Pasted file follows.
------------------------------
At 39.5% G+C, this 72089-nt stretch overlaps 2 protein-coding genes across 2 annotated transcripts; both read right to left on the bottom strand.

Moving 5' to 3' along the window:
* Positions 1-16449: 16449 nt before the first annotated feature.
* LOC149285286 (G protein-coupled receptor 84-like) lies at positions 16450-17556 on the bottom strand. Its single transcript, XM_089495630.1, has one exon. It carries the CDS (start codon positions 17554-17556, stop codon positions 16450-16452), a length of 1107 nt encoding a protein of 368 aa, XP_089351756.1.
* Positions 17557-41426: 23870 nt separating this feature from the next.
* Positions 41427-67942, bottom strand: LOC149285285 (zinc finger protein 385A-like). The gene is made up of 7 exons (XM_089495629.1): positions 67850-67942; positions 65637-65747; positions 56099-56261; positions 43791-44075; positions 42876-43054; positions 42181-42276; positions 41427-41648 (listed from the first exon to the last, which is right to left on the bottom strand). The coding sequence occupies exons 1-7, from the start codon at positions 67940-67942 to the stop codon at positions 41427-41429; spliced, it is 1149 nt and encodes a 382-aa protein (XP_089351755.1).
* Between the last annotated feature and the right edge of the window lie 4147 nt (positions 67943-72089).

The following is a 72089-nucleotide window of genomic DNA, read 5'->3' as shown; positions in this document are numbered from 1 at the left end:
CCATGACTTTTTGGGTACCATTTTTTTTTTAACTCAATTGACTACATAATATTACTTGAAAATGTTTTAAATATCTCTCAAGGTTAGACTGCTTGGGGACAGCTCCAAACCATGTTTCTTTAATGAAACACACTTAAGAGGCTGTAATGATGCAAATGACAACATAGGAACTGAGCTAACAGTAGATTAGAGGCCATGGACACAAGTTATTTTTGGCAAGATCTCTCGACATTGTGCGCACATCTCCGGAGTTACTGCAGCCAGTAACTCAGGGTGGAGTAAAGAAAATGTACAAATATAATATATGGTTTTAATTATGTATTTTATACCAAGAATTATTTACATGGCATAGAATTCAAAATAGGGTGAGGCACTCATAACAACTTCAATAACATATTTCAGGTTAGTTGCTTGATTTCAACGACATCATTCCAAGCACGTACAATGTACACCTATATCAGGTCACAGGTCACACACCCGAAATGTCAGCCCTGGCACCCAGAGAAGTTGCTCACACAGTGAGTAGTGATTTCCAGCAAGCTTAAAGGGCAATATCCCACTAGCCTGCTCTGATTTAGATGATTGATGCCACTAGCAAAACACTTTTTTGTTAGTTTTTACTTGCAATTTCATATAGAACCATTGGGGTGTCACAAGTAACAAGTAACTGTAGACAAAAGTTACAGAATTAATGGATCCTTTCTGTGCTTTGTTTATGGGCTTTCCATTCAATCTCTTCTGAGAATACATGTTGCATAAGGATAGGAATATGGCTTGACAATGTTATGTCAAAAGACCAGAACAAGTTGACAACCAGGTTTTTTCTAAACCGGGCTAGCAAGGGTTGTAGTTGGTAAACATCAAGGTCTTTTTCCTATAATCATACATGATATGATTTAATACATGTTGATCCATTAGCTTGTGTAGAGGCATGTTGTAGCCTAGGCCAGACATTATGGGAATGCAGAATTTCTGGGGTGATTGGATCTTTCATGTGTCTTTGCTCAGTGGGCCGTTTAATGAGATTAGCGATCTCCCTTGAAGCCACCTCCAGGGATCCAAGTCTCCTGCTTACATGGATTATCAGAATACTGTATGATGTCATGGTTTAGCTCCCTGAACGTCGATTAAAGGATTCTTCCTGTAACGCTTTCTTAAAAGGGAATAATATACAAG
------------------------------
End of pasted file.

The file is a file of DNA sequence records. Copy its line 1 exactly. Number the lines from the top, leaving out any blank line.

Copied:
At 39.5% G+C, this 72089-nt stretch overlaps 2 protein-coding genes across 2 annotated transcripts; both read right to left on the bottom strand.